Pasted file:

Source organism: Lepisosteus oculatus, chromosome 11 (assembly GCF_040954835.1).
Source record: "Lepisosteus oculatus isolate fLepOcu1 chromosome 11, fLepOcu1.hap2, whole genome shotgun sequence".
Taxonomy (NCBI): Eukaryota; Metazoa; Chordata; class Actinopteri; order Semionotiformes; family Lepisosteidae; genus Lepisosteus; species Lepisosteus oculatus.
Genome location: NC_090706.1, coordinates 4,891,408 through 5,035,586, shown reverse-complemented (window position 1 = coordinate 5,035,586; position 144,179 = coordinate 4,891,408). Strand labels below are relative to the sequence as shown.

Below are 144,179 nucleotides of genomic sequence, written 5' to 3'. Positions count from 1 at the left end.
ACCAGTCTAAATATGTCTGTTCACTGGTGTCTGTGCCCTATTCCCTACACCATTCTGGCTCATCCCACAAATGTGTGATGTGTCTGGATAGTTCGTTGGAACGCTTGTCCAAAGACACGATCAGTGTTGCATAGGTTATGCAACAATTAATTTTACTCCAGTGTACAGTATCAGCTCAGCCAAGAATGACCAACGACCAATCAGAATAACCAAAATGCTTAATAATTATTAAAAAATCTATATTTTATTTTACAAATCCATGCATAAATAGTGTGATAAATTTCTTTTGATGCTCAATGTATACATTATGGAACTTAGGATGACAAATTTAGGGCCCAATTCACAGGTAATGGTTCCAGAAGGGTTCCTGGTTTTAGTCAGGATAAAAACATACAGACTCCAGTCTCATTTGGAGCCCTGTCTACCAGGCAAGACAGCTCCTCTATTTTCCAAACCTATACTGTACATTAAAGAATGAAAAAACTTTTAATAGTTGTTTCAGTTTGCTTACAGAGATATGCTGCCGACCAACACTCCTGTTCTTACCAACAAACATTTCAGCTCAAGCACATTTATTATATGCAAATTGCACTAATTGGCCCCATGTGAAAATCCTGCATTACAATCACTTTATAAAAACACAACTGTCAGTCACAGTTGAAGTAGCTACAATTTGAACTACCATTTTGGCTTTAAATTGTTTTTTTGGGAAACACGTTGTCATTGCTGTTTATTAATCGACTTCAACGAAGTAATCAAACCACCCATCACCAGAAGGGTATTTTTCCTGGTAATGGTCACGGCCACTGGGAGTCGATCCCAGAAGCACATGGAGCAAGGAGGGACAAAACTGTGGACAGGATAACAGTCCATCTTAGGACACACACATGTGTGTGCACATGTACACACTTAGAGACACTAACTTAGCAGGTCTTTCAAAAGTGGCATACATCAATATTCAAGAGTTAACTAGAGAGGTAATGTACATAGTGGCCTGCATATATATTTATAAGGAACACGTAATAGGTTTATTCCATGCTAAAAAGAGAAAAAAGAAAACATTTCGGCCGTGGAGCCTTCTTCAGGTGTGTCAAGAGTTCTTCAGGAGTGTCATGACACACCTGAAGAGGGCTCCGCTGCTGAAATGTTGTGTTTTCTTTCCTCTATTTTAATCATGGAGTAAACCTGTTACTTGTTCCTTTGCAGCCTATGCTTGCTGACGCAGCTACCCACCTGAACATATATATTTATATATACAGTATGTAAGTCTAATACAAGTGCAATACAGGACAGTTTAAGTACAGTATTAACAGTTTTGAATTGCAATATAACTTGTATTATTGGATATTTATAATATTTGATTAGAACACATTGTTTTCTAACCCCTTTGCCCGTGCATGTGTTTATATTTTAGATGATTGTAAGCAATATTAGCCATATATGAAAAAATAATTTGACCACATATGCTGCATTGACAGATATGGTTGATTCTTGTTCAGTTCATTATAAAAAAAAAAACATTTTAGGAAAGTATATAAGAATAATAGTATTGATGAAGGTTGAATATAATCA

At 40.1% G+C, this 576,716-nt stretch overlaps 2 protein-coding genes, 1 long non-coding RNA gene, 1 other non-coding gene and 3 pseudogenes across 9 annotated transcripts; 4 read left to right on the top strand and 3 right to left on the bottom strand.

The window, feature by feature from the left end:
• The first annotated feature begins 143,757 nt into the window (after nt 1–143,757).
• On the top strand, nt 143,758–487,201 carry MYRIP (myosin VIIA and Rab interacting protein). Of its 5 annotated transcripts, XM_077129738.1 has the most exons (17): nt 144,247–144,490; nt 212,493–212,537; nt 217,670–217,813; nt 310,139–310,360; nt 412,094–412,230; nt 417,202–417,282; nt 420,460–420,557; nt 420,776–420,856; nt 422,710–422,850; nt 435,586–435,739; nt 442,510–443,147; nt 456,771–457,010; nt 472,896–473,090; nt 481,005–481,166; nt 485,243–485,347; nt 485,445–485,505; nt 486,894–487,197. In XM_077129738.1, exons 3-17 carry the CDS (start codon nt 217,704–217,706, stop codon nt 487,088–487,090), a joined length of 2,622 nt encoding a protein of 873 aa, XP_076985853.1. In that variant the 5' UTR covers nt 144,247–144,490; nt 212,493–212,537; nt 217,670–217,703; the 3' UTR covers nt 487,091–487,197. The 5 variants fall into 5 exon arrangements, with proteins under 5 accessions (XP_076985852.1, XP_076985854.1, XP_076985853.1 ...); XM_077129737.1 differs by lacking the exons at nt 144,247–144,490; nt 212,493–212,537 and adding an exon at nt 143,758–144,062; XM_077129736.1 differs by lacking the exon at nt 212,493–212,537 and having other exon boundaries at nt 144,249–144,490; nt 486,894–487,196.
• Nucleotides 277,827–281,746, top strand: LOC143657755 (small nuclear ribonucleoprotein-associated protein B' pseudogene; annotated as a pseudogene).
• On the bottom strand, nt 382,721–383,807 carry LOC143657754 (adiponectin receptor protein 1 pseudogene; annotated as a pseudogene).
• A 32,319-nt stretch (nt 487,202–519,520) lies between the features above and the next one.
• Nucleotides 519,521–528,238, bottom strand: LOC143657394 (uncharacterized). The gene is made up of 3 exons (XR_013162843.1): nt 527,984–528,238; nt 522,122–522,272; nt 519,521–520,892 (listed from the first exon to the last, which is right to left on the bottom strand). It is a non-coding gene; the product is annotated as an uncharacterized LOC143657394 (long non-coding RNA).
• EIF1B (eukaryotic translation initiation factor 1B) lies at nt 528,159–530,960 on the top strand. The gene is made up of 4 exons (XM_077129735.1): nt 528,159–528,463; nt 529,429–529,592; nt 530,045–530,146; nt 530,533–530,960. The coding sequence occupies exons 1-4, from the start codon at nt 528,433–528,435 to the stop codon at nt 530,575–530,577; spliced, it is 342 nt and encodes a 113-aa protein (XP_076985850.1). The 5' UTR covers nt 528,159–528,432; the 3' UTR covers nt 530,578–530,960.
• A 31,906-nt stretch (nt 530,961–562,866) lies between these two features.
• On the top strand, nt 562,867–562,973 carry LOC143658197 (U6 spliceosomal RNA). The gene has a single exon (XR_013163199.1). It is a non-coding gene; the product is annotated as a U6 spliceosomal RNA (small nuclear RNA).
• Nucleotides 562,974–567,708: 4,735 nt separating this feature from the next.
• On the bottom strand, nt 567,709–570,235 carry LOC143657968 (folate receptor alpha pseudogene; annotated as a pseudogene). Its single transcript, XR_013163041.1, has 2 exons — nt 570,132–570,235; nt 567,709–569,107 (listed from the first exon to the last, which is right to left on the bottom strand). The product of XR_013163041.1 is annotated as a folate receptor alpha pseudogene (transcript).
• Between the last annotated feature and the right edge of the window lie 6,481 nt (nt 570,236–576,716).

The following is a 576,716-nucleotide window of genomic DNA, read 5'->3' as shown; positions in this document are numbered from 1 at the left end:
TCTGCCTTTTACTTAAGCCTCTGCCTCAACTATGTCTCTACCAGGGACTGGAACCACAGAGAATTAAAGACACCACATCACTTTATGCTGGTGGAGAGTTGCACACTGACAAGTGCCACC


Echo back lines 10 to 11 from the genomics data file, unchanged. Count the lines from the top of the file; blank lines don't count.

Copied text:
• On the top strand, nt 143,758–487,201 carry MYRIP (myosin VIIA and Rab interacting protein). Of its 5 annotated transcripts, XM_077129738.1 has the most exons (17): nt 144,247–144,490; nt 212,493–212,537; nt 217,670–217,813; nt 310,139–310,360; nt 412,094–412,230; nt 417,202–417,282; nt 420,460–420,557; nt 420,776–420,856; nt 422,710–422,850; nt 435,586–435,739; nt 442,510–443,147; nt 456,771–457,010; nt 472,896–473,090; nt 481,005–481,166; nt 485,243–485,347; nt 485,445–485,505; nt 486,894–487,197. In XM_077129738.1, exons 3-17 carry the CDS (start codon nt 217,704–217,706, stop codon nt 487,088–487,090), a joined length of 2,622 nt encoding a protein of 873 aa, XP_076985853.1. In that variant the 5' UTR covers nt 144,247–144,490; nt 212,493–212,537; nt 217,670–217,703; the 3' UTR covers nt 487,091–487,197. The 5 variants fall into 5 exon arrangements, with proteins under 5 accessions (XP_076985852.1, XP_076985854.1, XP_076985853.1 ...); XM_077129737.1 differs by lacking the exons at nt 144,247–144,490; nt 212,493–212,537 and adding an exon at nt 143,758–144,062; XM_077129736.1 differs by lacking the exon at nt 212,493–212,537 and having other exon boundaries at nt 144,249–144,490; nt 486,894–487,196.
• Nucleotides 277,827–281,746, top strand: LOC143657755 (small nuclear ribonucleoprotein-associated protein B' pseudogene; annotated as a pseudogene).